By allowing ads to appear on this site, you support the local businesses who, in turn, support great journalism.
Can the milk battle between dairy farmers, almond growers
Dennis Wyatt 2022
Dennis Wyatt

Milk — An opaque white liquid rich in fat and protein, secreted by female mammals for the nourishment of their young.

Milk — Draw milk (from a cow or other animal), either by hand or mechanically.

Milk — Exploit or defraud (someone) typically by taking regular small amounts of months over a period of time.

Keep those three definitions of milk in mind when you consider two Madison Avenue style advertising lines.

“Everybody needs milk.”

For me, I need enough milk in a year to keep a typical cow busy for 20 to 30 days.

“A can a week is all we ask.”

In my case, Blue Diamond could have asked for more.

It’s closer to two cans a week although it was almost twice that not too long ago.

I clearly consume a lot of milk via ice cream, yogurt, cheese, and cottage cheese.

I haven’t drank milk, though, for the better part of 55 years.

As for almonds, I can quote retail almond prices the way growers quote wholesale prices.

I was — at one time based on average almond tree yields of 50 to 65 pounds —  eating my way through the equivalent of 1½ almond trees a year.

I believe that makes me enough of an authority to know almond milk doesn’t come from a cow.

That said the battle royal between dairy farmers and almond growers on whether the government should issue an edict to determine what can be labeled milk is a tad over the top.

I get that we’re talking about their livelihood and, in many  cases, their lives’ work and that of their ancestors.

I assure you I would never mistake Dreyer’s ice cream with a non-dairy offering.

As for confusing dairy milk, with milk substitutes —- almond, oak, or whatever — get real.

I do not like the taste of milk per se.

I’ve tried almond milk.

It’s OK but I’m not about to start chugging the stuff.

I like what I like.

As such, find the entire flap over the use of the word “milk” kind of silly.

I know. I know.

Dairy growers are protecting their turf.

And it is a big turf.

Dairy milk sales were almost $15.8 billion last year.

Non-dairy milk sales topped $2.5 billion with muscular almond milk sales shelling the competition.

And yes, non-dairy milk sales have gained ground growing by more than 54 percent between 2016 and 2021.

That said, the dairy farmers and almond growers are fighting the wrong enemy,

They are fighting a war over a word.

The word, of course, is “milk”.

By virtually every dictionary online rooted in old school thinking, milk would seem to have the more “virtuous hand.”

It meets the first two definitions mentioned at the top of the column..

And from their perspective, they’re being “milked” — see the third definition — by almond growers et al who are appropriating the word “milk.”

Plant-based milk, however, is not exactly a modern-day Johnny-Come-Lately.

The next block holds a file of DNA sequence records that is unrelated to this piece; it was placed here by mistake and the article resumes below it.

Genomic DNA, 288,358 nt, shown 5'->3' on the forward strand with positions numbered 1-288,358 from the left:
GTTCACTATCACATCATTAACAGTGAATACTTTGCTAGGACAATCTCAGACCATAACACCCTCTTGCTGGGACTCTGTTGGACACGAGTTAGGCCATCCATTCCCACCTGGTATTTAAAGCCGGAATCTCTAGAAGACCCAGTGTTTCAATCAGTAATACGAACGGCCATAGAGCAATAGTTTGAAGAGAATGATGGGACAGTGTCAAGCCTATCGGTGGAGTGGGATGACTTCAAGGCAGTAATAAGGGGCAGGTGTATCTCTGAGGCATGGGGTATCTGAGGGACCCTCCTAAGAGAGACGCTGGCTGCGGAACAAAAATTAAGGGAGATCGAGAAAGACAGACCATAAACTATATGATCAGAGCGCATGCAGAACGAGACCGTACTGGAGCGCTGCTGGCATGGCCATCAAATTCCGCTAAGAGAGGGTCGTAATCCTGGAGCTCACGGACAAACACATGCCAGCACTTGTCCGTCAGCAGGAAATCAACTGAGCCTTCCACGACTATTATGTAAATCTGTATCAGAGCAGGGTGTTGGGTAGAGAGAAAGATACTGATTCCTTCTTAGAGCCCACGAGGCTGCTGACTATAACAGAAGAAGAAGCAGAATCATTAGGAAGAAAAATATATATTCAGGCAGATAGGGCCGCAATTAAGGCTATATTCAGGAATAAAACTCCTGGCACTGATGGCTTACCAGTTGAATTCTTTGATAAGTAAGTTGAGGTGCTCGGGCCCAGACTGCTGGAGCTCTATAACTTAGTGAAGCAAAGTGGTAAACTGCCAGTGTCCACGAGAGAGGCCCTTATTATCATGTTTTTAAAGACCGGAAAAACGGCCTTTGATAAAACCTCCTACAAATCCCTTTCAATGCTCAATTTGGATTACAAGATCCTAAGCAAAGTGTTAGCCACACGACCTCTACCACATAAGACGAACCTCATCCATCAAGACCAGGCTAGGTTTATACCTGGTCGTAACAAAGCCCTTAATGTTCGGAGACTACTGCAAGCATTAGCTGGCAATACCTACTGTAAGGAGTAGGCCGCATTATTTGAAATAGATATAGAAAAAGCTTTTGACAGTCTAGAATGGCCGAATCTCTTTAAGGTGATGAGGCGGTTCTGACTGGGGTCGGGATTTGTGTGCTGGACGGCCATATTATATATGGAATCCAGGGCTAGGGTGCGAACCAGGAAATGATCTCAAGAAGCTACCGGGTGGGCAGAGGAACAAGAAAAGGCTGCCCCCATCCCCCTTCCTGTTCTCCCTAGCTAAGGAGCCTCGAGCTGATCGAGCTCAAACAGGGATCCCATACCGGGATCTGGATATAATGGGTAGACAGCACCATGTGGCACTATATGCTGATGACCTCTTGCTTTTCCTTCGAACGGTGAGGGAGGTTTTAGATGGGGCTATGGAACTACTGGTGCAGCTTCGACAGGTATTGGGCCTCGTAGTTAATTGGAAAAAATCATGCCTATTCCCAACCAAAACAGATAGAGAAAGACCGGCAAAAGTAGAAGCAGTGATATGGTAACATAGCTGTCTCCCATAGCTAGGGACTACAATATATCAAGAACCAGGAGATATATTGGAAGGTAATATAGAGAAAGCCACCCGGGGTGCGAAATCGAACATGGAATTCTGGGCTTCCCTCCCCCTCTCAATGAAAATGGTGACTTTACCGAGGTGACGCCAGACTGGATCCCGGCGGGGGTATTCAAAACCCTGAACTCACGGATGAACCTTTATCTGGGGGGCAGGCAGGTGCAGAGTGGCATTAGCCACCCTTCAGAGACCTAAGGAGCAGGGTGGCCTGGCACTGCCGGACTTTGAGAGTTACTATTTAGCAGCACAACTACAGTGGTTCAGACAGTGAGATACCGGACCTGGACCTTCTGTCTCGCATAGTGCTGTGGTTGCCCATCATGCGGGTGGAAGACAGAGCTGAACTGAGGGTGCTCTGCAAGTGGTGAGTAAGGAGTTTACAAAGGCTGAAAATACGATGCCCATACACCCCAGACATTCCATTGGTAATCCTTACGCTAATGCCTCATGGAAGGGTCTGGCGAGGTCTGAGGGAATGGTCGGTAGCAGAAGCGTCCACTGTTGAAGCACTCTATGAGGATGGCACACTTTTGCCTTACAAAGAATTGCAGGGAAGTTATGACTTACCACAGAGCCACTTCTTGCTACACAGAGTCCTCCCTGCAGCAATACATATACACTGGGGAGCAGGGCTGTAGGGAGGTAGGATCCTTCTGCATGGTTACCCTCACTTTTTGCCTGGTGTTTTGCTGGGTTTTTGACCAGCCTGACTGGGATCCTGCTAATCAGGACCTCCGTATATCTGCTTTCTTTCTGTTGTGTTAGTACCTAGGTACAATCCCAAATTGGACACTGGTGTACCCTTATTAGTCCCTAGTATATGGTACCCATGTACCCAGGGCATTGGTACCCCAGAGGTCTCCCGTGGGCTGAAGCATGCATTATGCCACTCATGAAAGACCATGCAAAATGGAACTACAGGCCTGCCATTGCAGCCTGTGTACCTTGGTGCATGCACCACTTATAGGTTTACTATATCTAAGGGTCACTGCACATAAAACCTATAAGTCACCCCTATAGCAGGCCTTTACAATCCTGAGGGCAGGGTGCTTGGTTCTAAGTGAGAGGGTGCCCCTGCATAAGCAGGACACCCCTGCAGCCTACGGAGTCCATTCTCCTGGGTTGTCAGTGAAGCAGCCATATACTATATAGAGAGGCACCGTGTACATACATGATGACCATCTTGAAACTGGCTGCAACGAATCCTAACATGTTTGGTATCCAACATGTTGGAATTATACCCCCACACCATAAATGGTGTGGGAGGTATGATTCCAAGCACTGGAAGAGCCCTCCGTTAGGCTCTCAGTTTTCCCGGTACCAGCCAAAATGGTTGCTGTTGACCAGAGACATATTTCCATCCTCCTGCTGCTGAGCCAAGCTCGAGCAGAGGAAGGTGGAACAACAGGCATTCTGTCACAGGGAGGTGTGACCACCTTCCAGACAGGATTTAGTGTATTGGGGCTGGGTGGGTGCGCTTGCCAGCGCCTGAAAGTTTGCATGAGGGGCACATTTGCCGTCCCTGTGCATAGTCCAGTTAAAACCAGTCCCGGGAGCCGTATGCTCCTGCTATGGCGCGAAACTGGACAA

Soy milk can trace its roots back to 14th century China.

Almond milk goes back as far as the 8th century in the so-called “cradle of civilization” that also gave the world the first cultivated almond trees.

But enough of the history lesson.

Let’s talk about the bigger problem.

Farming per se is under siege.

But instead of realizing they have a common enemy, they fight each other.

Case in point.

The mean greenies slam cows for causing climate change.

The same mean greenies slam almonds for using too much water.

The enemy isn’t the consumers making choices.

It’s the environmental perfectionists.

Cows eat a lot of alfalfa.

Alfalfa takes a lot of water to grow.

Cows have a lot of flatulence and produce a lot of manure as well as urine.

Almonds take a lot of water.

But then again aren’t people kind of nuts having a cow over agricultural water use?

Do not misunderstand.

Water needs to be used wisely and we constantly need to find ways to reduce its use.

Farmers and ranchers do just that all the time.

Water plays a big role in their livelihoods.

And whether they make Wall Street hedge funds wealthy by the need to pay PG&E in order to pump water from the ground or buy it by the acre-foot, it is a gigantic expense.

The story of modern farming is poorly told.

Farmers, in order to keep making money, have to produce more while using less to do so.

That means bigger yields using less resources than they did 10, 20, 30 years ago.

*The amount of grain dairy cows need to eat to produce 100 pounds of milk has decreased on average  by 40 percent in the last 40 years.

*In 1930, 25 percent of Americans lived on farms and ranches producing food to feed a nation of 122 million. Today, it’s down to 2 percent to feed 327 million people.

*The amount of water needed to grow a pound of almonds has deceased by almost 33 percent over 20 years.

*A typical American household spends almost 11 percent of its disposal income on food compared to 24.2 percent in 1930. And that tracking by the US Department of Agriculture reflects less people than ever before are eating most of their food from what they prepare instead of dining out and such.

Dairy farmers and almond growers would be better off not going nuts crying over what milk is and joining forces and resources to counter the green smear.

Again, do not misunderstand.

The environment needs to be protected.

But if the truth be known, farmers and ranchers literally can’t afford not to be good stewards of the land resources they use or else they’d be out of business.

Everybody couldn’t afford milk if that wasn’t true.

And people would be hard pressed to afford even a can a week of almonds..

Milk and almonds — just like most food — today are more plentiful, safer, and more affordable than ever before in history.